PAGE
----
There is a difference between a
traditional Kimono and how Kimono is often referenced in the United States.
A kimono in the USA may refer to the traditional clothing worn by the Japanese,
but it can also reference clothing such as a type of bathrobe. The
term is also used for tops & dresses when referring to a kimono sleeve or
Traditional Japanese Kimono Style:
Kimono are T-shaped,
straight-lined robes worn so that the hem falls to the ankle (full length
robes), with attached collars and long, wide sleeves. This is a traditional
Japanese garment and the name literally translates to ‘thing to wear’.
The kimono style robe actually has no collar per se. Japanese kimonos are
wrapped around the body, sometimes in several layers, and are secured in place
by sashes with a wide obi
to complete it. There are accessories and ties needed to wear the kimono
United States Kimono Style:
In the United States kimono can refer to a type of sleeve
and a type of collar. Both of which are based on the styling from the
traditional Japanese Kimono.
The kimono style robe in the USA
primarily refers to a bathrobe which is different than a traditional Japanese
Kimono. It only shares in the collar styling. In America you can
find terry robes, fleece robes, silk, and
bathrobes made in other materials produced in a kimono style.
Kimono sleeve are wide loose
short or wrist length. This style is obtained from traditional Japanese dresses
and adapted as today fashion. Kimono sleeves are used on shirts, blouses,
and dresses. A kimono sleeve can also be used on outerwear.
More about the Japanese Kimono:
which literally means "sash" is for traditional Japanese dress, keikogi
(uniforms for Japanese martial arts), and part of kimono outfits.
The obi for men's kimono is rather narrow, 10 centimetres
(3.9 in) wide at most, but a woman's formal obi can be 30 centimetres (12 in)
wide and more than 4 metres (13 ft) long. Nowadays, a woman's wide and
decorative obi does not keep the kimono closed; this is done by different
undersashes and ribbons worn underneath the obi. The obi itself often requires
the use of stiffeners and ribbons for definition of shape and decoration.
There are many types of obi, most for women: wide obis
made of brocade and narrower, simpler obis for everyday wear. The fanciest and
most colourful obis are for young unmarried women. The contemporary women's obi
is a very conspicuous accessory, sometimes even more so than the kimono robe
itself. A fine formal obi might cost more than the rest of the entire outfit.
Obis are categorized by their design, formality, material, and use. Informal
obis are narrower and shorter.
The Kimono are wrapped around the body, always with the
left side over the right (except when dressing the dead for burial) and secured
by a sash called an obi, which is tied at the back. Kimono are generally worn
with traditional footwear (especially zôri or geta) and split-toe socks (tabi).
The modern kimono is not worn as often as it once was.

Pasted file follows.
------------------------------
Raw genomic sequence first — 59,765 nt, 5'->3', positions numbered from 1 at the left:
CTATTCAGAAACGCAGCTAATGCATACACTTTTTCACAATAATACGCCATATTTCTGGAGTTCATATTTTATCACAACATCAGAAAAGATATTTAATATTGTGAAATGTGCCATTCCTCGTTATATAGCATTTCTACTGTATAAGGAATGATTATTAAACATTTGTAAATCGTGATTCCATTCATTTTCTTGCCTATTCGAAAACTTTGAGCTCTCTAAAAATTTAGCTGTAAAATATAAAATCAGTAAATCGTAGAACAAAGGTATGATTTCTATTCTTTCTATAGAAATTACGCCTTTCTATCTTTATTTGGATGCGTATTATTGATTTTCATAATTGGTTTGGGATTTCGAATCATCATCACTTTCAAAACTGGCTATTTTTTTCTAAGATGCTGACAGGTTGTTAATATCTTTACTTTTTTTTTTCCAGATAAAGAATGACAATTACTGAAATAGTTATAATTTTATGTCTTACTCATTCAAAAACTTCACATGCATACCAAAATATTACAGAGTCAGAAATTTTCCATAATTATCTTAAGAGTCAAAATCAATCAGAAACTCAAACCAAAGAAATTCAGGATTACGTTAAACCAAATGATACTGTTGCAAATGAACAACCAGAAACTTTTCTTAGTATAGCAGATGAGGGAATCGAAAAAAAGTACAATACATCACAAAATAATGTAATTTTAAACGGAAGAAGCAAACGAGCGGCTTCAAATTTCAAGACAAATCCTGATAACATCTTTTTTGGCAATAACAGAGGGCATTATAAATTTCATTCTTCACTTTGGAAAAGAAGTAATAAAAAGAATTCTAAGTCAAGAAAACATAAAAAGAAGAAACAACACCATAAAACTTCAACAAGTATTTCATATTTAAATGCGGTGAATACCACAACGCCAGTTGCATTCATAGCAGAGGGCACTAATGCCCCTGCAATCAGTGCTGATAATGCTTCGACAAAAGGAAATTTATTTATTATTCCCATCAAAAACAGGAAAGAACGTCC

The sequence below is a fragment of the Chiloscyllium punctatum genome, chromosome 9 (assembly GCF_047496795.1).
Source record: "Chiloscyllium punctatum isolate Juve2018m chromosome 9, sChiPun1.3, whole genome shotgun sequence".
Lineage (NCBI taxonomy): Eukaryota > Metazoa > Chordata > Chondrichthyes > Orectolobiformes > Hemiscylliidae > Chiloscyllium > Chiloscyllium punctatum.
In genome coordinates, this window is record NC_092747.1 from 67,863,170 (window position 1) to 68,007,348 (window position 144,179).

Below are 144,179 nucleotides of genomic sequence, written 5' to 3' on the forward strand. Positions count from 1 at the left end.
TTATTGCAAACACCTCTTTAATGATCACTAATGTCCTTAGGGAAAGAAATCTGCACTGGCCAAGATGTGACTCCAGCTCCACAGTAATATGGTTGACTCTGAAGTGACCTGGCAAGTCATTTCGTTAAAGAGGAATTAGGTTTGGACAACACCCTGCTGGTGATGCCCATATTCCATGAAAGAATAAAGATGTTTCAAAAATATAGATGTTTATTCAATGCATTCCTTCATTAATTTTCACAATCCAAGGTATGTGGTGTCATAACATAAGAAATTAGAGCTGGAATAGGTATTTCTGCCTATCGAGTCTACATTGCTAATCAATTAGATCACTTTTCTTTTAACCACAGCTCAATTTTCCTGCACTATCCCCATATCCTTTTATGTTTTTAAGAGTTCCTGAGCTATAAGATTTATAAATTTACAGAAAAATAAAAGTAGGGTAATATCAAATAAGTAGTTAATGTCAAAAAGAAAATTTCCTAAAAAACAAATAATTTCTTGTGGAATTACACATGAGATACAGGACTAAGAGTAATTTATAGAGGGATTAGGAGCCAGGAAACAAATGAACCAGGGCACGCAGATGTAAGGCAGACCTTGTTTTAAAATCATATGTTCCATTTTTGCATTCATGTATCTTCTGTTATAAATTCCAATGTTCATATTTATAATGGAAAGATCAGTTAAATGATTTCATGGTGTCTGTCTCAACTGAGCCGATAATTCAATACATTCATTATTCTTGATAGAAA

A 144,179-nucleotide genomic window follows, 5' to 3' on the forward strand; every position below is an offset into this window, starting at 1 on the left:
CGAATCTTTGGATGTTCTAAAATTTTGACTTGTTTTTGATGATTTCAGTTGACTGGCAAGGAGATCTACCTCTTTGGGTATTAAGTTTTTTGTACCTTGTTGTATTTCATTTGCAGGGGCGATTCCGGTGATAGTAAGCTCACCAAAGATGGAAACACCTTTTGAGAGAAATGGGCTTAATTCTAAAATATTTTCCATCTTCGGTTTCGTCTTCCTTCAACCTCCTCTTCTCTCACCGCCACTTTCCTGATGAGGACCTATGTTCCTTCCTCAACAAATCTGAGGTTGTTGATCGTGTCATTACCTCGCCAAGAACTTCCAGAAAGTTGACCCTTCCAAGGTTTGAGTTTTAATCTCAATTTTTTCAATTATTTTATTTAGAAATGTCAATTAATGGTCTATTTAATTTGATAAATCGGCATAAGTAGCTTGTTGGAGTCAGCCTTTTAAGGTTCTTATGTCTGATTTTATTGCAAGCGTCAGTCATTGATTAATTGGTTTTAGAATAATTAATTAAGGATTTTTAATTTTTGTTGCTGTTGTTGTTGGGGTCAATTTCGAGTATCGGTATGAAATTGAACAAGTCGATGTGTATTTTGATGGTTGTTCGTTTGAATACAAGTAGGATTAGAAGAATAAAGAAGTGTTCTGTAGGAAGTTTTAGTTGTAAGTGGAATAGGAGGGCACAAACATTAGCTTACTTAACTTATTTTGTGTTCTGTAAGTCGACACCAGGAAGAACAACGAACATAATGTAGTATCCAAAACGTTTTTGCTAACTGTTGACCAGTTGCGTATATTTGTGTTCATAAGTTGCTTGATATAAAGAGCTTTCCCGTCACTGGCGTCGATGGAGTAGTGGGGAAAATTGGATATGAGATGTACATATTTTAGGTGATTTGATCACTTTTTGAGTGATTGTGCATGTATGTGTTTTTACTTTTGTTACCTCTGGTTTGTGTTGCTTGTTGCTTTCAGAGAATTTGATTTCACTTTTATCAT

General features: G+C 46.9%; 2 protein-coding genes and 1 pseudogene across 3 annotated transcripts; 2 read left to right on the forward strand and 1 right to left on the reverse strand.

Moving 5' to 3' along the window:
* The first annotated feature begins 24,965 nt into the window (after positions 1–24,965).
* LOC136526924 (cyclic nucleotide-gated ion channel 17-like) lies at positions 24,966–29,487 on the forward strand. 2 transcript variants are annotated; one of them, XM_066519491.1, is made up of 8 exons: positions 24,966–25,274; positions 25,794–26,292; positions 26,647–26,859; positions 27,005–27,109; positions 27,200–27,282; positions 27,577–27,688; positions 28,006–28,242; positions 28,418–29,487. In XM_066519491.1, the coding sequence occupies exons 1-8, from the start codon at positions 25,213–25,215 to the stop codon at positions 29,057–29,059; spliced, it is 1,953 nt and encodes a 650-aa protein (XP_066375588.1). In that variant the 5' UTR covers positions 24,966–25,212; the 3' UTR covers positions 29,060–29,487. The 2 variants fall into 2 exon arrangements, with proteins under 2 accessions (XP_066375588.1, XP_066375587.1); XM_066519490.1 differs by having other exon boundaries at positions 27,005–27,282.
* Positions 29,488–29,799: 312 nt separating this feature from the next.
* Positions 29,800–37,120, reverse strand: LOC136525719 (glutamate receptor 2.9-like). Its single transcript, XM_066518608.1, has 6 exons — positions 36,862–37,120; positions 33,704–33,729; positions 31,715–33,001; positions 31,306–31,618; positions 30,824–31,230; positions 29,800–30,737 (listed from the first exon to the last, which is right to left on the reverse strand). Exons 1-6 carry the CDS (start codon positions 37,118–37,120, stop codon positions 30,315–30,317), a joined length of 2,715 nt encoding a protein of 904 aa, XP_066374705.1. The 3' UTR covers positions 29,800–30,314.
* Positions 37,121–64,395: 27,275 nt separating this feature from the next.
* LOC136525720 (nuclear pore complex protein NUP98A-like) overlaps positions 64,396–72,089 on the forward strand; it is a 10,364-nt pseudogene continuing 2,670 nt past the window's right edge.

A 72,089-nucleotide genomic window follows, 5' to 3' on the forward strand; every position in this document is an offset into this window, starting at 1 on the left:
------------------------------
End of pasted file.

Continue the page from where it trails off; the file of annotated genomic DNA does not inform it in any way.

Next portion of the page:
Most women wear western-style clothing and only wear kimono for special
occasions. In modern Japan, kimono are a marked feminine costume and a
national attire. There are multiple types and subtypes of kimono that a woman
can wear: furisode, uchikake and shiromuku, houmongi, yukata, tomesode, and
mofuku, depending on her marital status and the event she attends.
There are types of kimonos that are worn for different
occasions and seasons. Women typically wear kimonos when they attend traditional
arts, such as a tea ceremonies or ikebana classes. Girls and young single women
wear furisode: a colorful style of kimono with long sleeves that are tied with a
During wedding ceremonies, the bride and groom will often
go through many costume changes. Shiromuku or uchikake are worn by brides, which
are heavily embroidered white kimonos. Grooms wear black kimonos made from
habutae silk. For funerals, men and women wear plain black kimonos. (It is
acceptable to wear black suits for weddings and funerals.)
The "coming of age" ceremony, Seijin no Hi, is another
occasion where kimonos are worn. At these annual celebrations, women wear
elaborately colored kimonos, often with boas. Other occasions where kimonos are
worn today include New Year, graduation ceremonies, and Shichi-go-san, which is
a celebration for children.
Today, kimono are most often worn by women, and on
special occasions. Traditionally, unmarried women wore a style of kimono called
furisode, with almost floor-length sleeves, on special occasions. A few older
women and even fewer men still wear the kimono on a daily basis. Men wear the
kimono most often at weddings, tea ceremonies, and other very special or very
Professional sumo wrestlers are often seen in the kimono
because they are required to wear traditional Japanese dress whenever appearing
A yukata is a Japanese
garment, a casual summer kimono usually made of cotton or synthetic fabric, and
unlined. Yukata are worn by men and women. Like other forms of traditional
Japanese clothing, yukata are made with straight seams and wide sleeves. Men's
yukata are distinguished by the shorter sleeve extension of approximately 10 cm
from the armpit seam, compared to the longer 20 cm sleeve extension in women's
yukata. A standard yukata ensemble consists of a cotton undergarment (juban),
yukata, obi, bare feet, sandals (geta), a foldable or fixed hand fan, and a
carry bag (kinchaku). Kinchaku are used by both men and women to carry
cellphones and other small personal items. For men, an optional hat may also be
worn to protect the head from the sun. Yukata literally means bath(ing) clothes,
although their use is not limited to after-bath wear. Yukata are a common sight
in Japan during the hot summer months.